31 July 2023

Musician is back playing guitar for first time in years after brain implant eases Parkinson’s symptoms

 Parkinson's patient back playing guitar for first time time in years after "miracle" surgery

  • A musician who found it impossible to play the guitar following his Parkinson’s Disease diagnosis is hailing the improvements he has seen in his body movements after having deep brain stimulation surgery as a “miracle”
  • Phil Webster, 62, has regained his ability to play his guitar and write music – and can keep pace with this wife’s walking and hold her hand
  • Phil’s brain device contains a new novel feature that is able to capture continous patterns of his brain activity, allowing clinicians to see at-a-glance how medications and therapy can be optimised.

A singer songwriter who has lived with Parkinson’s for more than 19 years says he has been given his quality of his life back after neurosurgeons at Sheffield Teaching Hospitals NHS Foundation Trust implanted a brain stimulator attached to a small pacemaker-like device under his skin which also automatically records his brain activity.

Phil Webster, 62, who underwent deep brain stimulation surgery at the Hallamshire Hospital has described the improvements he has seen since his surgery in his body movements as a “miracle”.

In the 1990s, Phil was a regular fixture on the local music scene in West Yorkshire but his Parkinson’s disease diagnosis in 2004 made it impossible for him to play to live audiences or play his guitar due to the involuntary movements and tremors he was suffering.

As the years went on, Phil’s symptoms worsened: “Before I underwent deep brain stimulation surgery I was falling daily, sometimes hourly. I smashed both my shoulders and had to have them replaced, I broke my neck, and in the last 16 months alone I broke my nose three times. Parkinson’s has been a burden.”

After hearing about a procedure called deep brain stimulation, he was referred to the Royal Hallamshire Hospital by his GP where an expert team of neurosurgeons, neurologists, neuroradiologists and specialist nurses first implanted very thin wires with electrodes at their tips deep inside his brain. These were then connected by wires that travel under the skin and down the neck to a tiny pulse stimulator device under the skin of the chest, which sends electrical signals to damaged areas of the brain.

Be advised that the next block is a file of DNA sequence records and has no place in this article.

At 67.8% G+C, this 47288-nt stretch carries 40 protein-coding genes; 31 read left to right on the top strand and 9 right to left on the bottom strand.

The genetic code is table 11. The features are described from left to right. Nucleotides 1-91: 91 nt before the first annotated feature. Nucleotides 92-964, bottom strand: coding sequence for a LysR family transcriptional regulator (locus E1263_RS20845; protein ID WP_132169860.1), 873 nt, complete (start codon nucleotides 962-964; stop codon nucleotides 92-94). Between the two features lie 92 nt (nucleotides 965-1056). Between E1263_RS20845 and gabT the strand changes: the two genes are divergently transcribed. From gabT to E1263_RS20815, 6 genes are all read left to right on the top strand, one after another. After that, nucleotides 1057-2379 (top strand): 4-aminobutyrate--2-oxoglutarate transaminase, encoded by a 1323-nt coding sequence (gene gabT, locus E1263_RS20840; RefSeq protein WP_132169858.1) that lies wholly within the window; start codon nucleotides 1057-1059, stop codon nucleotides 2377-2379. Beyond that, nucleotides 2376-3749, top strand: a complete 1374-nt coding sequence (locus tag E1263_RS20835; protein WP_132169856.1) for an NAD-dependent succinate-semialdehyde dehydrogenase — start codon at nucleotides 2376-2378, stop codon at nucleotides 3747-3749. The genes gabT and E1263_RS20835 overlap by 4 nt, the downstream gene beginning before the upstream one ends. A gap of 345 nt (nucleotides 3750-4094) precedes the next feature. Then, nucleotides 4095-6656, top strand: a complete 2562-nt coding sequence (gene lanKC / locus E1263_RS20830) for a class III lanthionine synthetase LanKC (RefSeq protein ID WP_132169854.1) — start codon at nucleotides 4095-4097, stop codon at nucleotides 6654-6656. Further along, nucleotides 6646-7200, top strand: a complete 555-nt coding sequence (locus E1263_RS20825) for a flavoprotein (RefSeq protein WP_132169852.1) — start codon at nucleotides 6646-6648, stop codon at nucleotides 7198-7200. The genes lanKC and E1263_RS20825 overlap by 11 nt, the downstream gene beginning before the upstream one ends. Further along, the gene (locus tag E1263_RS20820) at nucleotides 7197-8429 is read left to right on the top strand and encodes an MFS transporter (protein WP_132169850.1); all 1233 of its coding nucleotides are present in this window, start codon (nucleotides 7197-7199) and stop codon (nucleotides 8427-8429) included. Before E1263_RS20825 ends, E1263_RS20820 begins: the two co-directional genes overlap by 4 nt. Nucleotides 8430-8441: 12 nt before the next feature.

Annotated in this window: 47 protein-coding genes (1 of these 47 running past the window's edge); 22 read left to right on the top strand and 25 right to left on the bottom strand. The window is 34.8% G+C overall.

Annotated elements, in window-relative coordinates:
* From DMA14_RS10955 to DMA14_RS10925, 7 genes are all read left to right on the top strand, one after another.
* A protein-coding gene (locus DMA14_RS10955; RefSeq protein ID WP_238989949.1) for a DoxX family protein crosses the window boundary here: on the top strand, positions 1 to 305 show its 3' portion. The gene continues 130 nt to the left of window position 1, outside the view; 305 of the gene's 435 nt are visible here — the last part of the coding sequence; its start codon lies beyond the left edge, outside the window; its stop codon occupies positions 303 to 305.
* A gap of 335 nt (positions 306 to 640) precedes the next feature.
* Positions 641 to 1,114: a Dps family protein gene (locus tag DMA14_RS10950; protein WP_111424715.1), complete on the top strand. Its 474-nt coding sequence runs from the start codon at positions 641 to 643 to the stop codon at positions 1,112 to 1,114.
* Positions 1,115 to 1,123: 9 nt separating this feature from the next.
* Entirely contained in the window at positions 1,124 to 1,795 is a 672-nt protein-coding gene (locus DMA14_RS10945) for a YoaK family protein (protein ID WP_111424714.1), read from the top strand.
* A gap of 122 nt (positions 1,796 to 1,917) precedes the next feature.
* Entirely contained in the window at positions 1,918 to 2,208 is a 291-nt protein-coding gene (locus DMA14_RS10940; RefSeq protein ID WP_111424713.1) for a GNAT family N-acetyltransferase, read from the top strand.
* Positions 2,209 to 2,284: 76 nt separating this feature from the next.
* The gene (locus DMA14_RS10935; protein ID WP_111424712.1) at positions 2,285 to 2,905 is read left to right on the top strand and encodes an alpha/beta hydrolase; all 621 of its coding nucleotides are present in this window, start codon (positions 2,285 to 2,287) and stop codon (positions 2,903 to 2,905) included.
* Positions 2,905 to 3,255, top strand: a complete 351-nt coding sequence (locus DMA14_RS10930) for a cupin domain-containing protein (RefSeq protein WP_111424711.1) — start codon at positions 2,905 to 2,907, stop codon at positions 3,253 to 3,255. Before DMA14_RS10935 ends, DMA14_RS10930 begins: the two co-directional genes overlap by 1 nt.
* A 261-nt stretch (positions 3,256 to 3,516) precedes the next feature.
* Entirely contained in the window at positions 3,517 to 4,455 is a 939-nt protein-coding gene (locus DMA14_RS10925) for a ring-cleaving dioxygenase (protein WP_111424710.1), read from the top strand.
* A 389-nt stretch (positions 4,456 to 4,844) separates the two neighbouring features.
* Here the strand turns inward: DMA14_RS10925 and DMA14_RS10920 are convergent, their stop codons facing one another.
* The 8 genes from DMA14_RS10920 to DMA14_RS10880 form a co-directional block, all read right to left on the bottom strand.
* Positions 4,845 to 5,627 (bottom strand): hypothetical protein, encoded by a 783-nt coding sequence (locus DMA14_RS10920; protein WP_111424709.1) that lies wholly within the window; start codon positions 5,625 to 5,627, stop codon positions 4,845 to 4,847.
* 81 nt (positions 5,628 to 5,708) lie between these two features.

A new, novel feature – which has previously not been available – was also added to the pulse stimulator device to capture signal data direct from Phil’s implanted leads.

This data, which is stored and can be played back on the physician’s tablet programmer, shows the continuous patterns of Phil’s brain activity, allowing clinicians to see at-a-glance how medications and therapy can be optimised. This allows patients who have had deep brain stimulation to have greater control of their symptoms as clinicians can see ways where supportive treatments, such as medications, can be reduced.

“The impact of the deep brain stimulation surgery has been incredible,” said Phil. “I can walk straight, regained my ability to play my guitar and write music, and my bodily movements are so much better. It’s been so rewarding to be able to keep up with my wife’s walking pace and to simply hold her hand while walking with the dogs. It’s been phenomenal. I am eternally grateful to all the nurses at the Royal Hallamshire Hospital, the medical team and surgeon Mr Yianni for all they have done.”

Sheffield Teaching Hospitals is one of a handful of leading neurosurgical centres in the country to provide deep brain stimulation for patients with certain neurological conditions such as Parkinson’s, dystonia and essential tremor.

Mr John Yianni, Consultant Neurosurgeon and Stereotactic Radiosurgeon at Sheffield Teaching Hospitals NHS Foundation Trust said: “There is currently no cure for Parkinson’s disease, so we are delighted to hear that this specialist treatment has helped reduce some of the terrible effects of Phil’s condition. Deep brain stimulation is not new and not suitable for all patients and we have been providing the surgery here in Sheffield for over two decades.

"Advances in device technology now mean we are able to offer more personalised therapies which give us vital diagnostic information whereas previously we were only able to stimulate the brain without this to guide us.

"In Phil’s case this has made an immeasurable difference to the quality of his life and, together with the information accrued by the new novel technology captured from his device away from the hospital, we have been able to make adjustments to his therapy over a much shorter period of time than was previously possible.”

Patients undergoing deep brain stimulation at Sheffield Teaching Hospitals can find out more about the different types of battery-powered stimulators available to them by speaking with their clinician.



Go back
Rate this page: